A beautiful and stricking signal of the Symbiocene movement is the book Second Nature, work by photographers Işık Kaya & Thomas Georg Blank. Their images focus on cell tower trees that became part of the Southern California landscape. These camouflaged communication and surveillance infrastructures can be described as a “societal preference for ‘fake’ aesthetics over ‘ugly’ reality”.
With the uprise of mobile devices, the infrastructural needs of the telecommunication industry have exploded, and since the 1980s, cell towers have started to fill the planet. The scenery changed dramatically when an antenna was transformed into an artificial tree for the first time in 1992. Since then, this kind of camouflage has evolved into a global phenomenon that raises fundamental questions about the relationship between humans and nature.
There is no reliable data on how many of these “trees” now exist, but in 2013, the industry estimated 1000 to 2000 in the US. During our research in 2020, the team found more than 1000 in Southern California alone. While they can be found all over the world, their numbers are particularly high in California. It does not seem like a coincidence that this kind of artificial flora flourishes in close proximity to the hyperreal spectacles of Disneyland and Hollywood.The images from the series focus on the camouflaged communication and surveillance infrastructures that have become part of the California landscape and are photographed exclusively at night.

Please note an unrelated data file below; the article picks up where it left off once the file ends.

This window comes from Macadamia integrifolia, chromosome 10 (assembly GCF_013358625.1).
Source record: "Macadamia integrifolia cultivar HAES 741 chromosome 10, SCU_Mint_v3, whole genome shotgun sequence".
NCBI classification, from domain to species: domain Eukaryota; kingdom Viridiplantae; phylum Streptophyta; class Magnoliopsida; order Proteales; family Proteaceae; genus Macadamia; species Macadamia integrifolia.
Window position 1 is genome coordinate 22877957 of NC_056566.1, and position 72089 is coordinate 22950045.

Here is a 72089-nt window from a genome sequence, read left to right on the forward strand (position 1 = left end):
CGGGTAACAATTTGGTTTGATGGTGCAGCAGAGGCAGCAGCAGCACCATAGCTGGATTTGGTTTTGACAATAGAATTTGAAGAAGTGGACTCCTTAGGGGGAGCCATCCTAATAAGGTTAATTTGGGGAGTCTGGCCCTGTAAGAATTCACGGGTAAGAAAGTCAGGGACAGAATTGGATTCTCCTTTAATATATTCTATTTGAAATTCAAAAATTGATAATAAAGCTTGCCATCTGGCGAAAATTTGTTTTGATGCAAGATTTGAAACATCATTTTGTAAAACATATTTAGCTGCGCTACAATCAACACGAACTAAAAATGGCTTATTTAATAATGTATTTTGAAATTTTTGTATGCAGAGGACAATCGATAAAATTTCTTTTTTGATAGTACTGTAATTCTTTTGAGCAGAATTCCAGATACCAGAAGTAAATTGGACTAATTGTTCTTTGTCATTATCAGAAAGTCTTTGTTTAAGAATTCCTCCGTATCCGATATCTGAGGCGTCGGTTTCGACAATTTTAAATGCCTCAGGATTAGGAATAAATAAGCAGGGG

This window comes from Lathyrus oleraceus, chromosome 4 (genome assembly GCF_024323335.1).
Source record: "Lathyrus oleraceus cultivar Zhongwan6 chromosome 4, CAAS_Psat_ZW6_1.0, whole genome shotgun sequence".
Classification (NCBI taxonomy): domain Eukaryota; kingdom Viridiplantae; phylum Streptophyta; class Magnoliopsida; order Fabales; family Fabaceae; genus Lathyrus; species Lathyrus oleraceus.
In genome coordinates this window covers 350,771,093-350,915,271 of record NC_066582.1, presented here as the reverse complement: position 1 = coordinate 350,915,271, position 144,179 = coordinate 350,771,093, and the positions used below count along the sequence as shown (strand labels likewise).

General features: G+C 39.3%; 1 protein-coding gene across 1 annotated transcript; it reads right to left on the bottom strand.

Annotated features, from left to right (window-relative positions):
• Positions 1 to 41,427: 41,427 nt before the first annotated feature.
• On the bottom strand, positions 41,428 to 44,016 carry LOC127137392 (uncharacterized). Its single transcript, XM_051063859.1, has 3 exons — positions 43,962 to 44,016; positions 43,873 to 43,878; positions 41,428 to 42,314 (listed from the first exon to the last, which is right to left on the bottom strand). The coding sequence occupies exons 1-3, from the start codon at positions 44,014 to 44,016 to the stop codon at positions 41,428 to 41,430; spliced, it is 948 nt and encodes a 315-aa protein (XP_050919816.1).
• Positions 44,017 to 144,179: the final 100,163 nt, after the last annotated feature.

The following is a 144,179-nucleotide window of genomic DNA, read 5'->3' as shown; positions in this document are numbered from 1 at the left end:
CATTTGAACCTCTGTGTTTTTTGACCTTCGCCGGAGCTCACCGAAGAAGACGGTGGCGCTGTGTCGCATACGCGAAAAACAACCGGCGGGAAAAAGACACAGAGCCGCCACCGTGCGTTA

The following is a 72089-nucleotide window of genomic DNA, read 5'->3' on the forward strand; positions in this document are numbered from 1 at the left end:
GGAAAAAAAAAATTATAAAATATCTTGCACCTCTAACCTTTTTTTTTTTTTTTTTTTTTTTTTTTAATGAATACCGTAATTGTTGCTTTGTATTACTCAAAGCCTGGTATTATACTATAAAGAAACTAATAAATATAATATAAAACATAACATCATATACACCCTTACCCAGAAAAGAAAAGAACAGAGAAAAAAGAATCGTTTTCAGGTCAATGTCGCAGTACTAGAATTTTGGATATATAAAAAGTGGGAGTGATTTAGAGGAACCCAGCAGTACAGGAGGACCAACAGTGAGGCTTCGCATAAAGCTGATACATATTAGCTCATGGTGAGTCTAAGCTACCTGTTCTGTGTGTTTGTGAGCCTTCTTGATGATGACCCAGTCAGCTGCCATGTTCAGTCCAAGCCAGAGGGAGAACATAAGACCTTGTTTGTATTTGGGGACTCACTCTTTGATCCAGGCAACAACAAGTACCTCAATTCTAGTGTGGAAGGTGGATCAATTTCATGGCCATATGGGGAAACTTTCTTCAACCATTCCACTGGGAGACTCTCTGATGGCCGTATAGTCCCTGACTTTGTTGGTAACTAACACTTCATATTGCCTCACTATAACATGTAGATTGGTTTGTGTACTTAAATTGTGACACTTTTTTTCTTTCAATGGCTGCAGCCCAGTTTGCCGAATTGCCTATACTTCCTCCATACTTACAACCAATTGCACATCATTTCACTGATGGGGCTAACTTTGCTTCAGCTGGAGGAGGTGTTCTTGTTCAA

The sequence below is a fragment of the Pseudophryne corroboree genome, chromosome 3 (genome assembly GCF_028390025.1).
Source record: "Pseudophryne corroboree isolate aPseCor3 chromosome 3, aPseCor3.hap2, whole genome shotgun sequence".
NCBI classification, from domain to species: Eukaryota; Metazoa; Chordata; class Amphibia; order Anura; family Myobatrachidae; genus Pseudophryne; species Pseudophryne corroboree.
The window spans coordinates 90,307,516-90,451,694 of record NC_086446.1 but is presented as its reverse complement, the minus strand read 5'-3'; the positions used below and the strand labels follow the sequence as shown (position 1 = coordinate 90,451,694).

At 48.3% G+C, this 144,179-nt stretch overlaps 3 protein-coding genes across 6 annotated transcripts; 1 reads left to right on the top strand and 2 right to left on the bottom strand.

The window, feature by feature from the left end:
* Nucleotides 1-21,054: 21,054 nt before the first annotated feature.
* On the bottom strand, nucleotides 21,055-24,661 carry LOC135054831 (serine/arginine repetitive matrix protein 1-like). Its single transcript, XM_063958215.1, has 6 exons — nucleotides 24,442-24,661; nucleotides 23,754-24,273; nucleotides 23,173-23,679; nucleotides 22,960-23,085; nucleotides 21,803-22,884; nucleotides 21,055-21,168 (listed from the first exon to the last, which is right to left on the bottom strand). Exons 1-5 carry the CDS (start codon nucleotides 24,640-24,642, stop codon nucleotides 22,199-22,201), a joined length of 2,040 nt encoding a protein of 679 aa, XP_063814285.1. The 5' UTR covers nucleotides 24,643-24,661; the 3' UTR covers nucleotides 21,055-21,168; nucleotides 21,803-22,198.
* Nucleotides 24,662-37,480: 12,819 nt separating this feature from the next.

Maybe these are early signs of the upcoming “symbiocene” that will be characterised by symbiocentric human intelligence that replicates, in all aspects of social life, the symbiotic and mutually reinforcing, life-reproducing forms and processes found in all living systems. The symbiocene will be that period in Earth’s history where humans symbiotically reintegrate themselves, emotionally, psychologically and technologically, into nature and natural systems.
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